More than half of all secondary schoolchildren are not exercising properly because they are worried about showering, new research has suggested.
Four thousand Essex pupils took part in the study, published by the European Journal of Sports Sciences, which found that more than half of all schoolboys and two thirds of girls do not shower after games lessons.
Researchers suggested that children may be less active – affecting their health – because they are concerned about needing a shower.
The pupils from eight Essex state secondary schools, located in urban, rural, affluent and deprived areas, all attended schools with working hot showers in both genders’ changing rooms.
The study also demonstrated that girls who did not shower were less fit, the BBC reported.
Figures from the National Child Measurement Programme (NCMP) for 2013/14 showed 19.8 per cent of children aged 10 to 11 – the year before children enter secondary schooling – were obese and a further 14.4 per cent were overweight.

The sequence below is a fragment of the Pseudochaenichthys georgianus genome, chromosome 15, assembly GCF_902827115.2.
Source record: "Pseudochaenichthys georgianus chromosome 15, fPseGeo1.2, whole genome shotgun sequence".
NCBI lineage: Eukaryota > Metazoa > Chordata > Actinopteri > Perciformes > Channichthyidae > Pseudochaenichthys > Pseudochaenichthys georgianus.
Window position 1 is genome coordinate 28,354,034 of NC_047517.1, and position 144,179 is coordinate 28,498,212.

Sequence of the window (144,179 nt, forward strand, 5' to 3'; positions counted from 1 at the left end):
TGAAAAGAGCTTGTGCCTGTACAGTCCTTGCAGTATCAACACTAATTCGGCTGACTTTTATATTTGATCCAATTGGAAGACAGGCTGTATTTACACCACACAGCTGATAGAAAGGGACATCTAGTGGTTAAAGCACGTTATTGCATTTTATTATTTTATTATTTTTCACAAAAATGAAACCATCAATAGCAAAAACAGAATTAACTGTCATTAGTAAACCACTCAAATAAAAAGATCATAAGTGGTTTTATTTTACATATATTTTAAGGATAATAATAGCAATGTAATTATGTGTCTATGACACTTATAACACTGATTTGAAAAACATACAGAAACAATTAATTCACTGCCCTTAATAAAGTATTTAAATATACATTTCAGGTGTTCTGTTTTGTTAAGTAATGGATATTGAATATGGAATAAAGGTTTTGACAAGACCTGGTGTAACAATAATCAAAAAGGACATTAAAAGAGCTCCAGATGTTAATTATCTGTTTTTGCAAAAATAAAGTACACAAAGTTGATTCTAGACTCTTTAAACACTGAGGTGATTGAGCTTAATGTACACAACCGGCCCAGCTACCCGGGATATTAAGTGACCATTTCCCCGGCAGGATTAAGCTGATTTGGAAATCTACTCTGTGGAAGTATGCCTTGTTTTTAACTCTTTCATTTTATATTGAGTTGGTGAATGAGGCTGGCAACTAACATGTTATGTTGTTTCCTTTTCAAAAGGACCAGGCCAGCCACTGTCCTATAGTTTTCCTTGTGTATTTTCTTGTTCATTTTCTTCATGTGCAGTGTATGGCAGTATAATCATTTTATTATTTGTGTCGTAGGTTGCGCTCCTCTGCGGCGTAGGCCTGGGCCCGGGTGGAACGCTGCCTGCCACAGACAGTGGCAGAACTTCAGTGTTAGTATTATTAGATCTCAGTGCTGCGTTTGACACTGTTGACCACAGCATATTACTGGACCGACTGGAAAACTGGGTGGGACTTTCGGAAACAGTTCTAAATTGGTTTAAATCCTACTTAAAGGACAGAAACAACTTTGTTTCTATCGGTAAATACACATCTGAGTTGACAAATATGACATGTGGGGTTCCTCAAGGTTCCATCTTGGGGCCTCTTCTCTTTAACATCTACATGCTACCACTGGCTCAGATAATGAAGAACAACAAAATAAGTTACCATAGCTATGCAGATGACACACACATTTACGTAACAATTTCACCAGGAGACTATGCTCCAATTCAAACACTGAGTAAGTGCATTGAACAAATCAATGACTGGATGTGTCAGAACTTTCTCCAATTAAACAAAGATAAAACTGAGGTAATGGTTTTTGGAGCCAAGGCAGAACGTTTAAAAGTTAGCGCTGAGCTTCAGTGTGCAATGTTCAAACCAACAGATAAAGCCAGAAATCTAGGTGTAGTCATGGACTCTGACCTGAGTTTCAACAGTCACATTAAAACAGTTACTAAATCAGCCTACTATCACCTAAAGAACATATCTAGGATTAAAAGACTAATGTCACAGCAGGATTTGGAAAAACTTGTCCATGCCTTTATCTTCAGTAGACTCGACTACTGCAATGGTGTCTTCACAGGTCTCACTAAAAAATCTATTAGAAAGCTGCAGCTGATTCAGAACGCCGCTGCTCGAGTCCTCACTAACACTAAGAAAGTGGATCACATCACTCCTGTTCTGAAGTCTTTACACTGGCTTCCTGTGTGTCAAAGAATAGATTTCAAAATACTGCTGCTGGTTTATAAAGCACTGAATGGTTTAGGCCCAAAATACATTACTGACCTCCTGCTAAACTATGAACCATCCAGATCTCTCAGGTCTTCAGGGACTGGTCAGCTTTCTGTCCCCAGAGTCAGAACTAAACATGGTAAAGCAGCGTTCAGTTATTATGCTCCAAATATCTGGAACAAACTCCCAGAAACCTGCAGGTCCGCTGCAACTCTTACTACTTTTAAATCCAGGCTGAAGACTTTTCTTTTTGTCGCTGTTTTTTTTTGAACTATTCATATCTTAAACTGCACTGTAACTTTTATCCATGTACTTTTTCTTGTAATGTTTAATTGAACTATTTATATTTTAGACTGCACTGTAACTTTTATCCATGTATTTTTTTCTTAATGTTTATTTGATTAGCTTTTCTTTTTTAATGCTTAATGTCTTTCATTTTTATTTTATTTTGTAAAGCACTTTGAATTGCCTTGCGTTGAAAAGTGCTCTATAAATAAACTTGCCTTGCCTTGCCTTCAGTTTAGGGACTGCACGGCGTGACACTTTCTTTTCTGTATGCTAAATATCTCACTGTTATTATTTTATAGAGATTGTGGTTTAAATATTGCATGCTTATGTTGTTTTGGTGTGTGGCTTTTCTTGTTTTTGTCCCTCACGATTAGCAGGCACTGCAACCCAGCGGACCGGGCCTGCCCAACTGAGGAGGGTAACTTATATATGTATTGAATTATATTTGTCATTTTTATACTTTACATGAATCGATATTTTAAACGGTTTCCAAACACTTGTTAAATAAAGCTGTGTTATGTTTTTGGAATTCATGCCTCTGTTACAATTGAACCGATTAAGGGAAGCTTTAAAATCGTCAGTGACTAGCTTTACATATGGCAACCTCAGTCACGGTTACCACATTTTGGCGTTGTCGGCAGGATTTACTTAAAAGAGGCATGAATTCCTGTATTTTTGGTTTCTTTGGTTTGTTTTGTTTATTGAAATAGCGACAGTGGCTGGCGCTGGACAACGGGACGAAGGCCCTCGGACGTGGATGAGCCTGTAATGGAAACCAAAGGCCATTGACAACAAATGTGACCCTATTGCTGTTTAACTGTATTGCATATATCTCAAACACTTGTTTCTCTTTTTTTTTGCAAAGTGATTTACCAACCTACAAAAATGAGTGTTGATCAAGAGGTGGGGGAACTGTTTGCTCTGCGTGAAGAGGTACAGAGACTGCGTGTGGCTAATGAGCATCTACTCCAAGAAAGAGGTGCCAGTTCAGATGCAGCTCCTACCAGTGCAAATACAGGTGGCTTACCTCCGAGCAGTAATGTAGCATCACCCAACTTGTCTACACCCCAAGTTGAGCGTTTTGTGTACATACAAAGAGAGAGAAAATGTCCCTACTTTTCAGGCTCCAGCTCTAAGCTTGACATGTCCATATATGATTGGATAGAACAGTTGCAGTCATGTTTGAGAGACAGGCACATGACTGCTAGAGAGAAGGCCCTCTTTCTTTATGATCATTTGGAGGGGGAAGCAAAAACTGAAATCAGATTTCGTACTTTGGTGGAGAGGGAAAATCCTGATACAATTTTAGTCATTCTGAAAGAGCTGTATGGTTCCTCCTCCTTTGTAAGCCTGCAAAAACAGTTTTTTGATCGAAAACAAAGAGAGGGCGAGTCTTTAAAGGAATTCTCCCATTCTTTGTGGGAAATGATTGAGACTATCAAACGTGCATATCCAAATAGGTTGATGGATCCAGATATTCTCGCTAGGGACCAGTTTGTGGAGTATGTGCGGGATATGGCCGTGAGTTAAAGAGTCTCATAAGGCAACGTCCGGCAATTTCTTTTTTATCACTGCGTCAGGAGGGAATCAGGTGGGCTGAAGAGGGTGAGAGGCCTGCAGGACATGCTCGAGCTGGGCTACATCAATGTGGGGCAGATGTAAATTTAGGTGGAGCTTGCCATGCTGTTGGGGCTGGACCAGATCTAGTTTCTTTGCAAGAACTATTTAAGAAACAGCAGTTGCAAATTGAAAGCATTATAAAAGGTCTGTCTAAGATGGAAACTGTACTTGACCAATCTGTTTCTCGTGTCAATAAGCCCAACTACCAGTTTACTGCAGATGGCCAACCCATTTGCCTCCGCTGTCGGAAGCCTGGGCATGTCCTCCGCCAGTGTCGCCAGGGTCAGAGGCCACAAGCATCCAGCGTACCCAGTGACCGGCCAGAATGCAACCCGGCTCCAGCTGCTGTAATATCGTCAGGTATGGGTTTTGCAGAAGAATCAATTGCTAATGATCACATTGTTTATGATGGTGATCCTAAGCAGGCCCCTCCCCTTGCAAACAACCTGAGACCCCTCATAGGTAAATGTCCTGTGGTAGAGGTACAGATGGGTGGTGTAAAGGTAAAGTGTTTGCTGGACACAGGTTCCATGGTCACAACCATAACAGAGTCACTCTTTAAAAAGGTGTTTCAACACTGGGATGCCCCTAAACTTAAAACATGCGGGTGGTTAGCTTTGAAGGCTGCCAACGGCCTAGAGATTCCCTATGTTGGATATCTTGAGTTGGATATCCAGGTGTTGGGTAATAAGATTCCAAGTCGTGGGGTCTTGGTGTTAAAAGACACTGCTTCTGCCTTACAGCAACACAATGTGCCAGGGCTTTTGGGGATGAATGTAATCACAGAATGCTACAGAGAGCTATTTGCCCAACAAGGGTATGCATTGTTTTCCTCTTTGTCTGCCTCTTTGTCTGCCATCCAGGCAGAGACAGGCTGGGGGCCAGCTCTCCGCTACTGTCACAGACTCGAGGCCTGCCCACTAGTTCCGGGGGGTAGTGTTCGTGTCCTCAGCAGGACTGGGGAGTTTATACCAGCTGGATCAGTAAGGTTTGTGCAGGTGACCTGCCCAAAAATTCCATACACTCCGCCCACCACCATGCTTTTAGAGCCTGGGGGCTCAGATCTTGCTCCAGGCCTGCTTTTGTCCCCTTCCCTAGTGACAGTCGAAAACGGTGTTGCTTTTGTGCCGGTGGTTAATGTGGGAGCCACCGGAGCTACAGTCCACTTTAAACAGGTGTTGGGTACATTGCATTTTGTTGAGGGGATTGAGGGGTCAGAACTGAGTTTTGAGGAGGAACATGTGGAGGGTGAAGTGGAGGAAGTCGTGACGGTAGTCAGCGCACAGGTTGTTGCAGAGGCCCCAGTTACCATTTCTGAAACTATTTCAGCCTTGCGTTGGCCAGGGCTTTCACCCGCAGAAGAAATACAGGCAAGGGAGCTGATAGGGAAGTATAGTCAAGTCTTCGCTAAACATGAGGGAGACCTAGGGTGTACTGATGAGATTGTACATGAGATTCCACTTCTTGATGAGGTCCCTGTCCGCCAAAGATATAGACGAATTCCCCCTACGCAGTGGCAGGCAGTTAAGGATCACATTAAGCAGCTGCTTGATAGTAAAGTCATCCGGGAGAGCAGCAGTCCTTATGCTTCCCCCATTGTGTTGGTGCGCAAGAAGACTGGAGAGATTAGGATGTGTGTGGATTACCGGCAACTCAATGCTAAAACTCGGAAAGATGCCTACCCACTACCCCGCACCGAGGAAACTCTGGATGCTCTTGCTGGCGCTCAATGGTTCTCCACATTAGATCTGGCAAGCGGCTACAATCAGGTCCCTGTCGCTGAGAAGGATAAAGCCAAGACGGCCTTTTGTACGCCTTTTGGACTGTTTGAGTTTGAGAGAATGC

“We know that children aren’t getting enough physical activity because we have seen their fitness declining,” Dr Gavin Sandercock, who led the study, said.
“If the unwillingness to shower is a barrier to working up a sweat or playing sport it’s something we need to tackle to promote activity in schools.”
One in three boys claimed they never showered after a games lesson, while two out of three girls claimed to never shower.
Only ten per cent of boys surveyed said they always had a shower after PE, compared to one in 13 girls.Reuse content